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Teaching With Technology: A Comic Life

Cindy Matthews

As a storytelling medium, comics have come of age in the last few decades. With an enduring history in North America as a venue for superhero quests, they have entertained many a young reader. When Will Eisner published  A Contract with God in 1978, comics took  a  step forward and the graphic novel was born.

Graphic novels have become  the obsessive read for our students. They are enthusiastic about the easier to read ones such as  Sardine and Baby-mouse Queen of the World , and about the meticulously researched Age of Bronze series. There’s something for everyone: from girls’ favourites such as  Amelia Rules!  to the ever popular Bone series to those that are popular with teens, like  Re-Gifters and Full Metal Alchemist. 

Many  titles  lend  themselves  to  fruitful  literature circle conversations. The cross-cultural explorations of   American Born Chinese and The Arrival are two fine examples. The more didactic series such as Phonics Comics and the Timeline sets can serve as updated teaching tools. Phonics Comics is a line of phonetically based easy-readers designed as comic books. The Timeline titles draw readers into  curriculum-linked historical stories. (They come with teacher’s guides.) In-depth curricular connections are possible with powerful historical fiction like  Maus: A Survivor’s  Tale  and Louis Riel: A Comic-StripBiography.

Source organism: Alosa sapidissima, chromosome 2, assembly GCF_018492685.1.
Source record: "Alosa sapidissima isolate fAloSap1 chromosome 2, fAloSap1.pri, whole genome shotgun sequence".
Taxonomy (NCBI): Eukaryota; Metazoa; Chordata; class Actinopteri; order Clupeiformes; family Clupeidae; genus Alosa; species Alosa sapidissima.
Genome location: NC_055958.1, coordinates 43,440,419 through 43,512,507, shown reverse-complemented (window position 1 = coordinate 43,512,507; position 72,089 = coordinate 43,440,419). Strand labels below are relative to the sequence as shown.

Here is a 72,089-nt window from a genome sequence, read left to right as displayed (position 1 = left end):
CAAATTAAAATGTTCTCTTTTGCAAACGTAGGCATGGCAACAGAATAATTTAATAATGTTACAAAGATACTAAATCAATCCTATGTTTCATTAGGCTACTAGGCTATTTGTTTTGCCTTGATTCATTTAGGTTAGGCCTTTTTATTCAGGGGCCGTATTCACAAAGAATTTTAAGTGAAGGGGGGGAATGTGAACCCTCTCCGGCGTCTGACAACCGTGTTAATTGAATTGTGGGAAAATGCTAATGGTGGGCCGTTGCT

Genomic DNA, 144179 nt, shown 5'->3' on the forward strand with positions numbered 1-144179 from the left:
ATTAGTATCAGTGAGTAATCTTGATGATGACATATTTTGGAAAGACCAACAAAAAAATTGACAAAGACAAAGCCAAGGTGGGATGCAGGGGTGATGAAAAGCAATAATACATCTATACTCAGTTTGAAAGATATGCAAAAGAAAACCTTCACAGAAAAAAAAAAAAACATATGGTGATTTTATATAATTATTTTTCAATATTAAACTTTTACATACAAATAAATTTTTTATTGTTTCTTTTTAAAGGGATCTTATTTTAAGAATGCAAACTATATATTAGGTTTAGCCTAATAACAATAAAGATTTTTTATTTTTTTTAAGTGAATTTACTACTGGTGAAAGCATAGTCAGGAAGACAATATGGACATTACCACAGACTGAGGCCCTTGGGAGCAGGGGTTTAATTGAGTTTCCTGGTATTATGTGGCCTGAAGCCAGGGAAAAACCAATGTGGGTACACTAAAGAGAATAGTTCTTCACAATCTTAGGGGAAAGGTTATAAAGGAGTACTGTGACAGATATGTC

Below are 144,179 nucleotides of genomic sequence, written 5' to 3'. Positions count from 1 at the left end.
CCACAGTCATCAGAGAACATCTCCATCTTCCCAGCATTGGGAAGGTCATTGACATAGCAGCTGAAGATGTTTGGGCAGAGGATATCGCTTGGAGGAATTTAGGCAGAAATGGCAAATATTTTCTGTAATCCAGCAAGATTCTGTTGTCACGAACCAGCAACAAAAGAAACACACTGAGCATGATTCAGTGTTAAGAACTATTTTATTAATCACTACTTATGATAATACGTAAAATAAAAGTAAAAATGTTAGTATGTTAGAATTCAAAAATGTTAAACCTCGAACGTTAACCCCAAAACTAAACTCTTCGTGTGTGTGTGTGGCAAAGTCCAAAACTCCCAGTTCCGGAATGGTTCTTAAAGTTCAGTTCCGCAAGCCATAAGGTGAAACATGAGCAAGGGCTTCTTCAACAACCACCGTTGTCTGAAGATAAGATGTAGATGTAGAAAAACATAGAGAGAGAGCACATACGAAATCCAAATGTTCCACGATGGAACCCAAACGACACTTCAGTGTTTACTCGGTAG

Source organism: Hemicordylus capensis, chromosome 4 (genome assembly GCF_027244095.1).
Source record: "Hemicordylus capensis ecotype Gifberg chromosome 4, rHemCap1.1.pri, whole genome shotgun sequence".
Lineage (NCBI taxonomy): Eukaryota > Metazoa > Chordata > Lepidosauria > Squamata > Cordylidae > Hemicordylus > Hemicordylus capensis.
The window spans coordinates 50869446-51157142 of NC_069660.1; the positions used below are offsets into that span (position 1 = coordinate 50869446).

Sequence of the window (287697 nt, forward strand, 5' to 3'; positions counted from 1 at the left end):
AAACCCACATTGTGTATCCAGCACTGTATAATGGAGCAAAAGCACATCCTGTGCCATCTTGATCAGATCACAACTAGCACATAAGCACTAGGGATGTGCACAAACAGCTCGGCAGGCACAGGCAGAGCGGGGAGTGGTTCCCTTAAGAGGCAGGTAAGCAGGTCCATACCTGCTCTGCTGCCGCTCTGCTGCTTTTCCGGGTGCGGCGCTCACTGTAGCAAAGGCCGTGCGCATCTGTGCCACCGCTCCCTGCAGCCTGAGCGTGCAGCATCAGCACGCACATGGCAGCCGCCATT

The  proliferation  of  this  literary  form  and the  growing  collections  of  graphic  narrative titles in our classrooms and school libraries are tangible evidence of the joy students’ take from reading and of their engagement with this form of  expression.  Integrating technology with the study of comics, using software like Comic Life, can breathe new life into learning. 1

To capitalize on students’ engagement with graphic novels, let’s take a look at how to develop a comics unit as part of teaching media literacy. Here is a list of learning activities to support  your students’ reading and deconstruction of  the visual language of  comics. As the students hone their visual literacy skills, they will begin to understand what Will Eisner calls the “grammar of sequential art.”2

  1. Begin with a comparison of magazine cartoons, comics, and graphic novels. Focus on the basic conventions: fonts, images, drawing style, inking for outline, icons, panels, colour or black and white design, dialogue, action, and characters.
  2. Be explicit with the vocabulary of the genre, such as  gutter and panel-to-panel transitions.
  3. Have students review familiar graphic novels to identify examples of the conventions.

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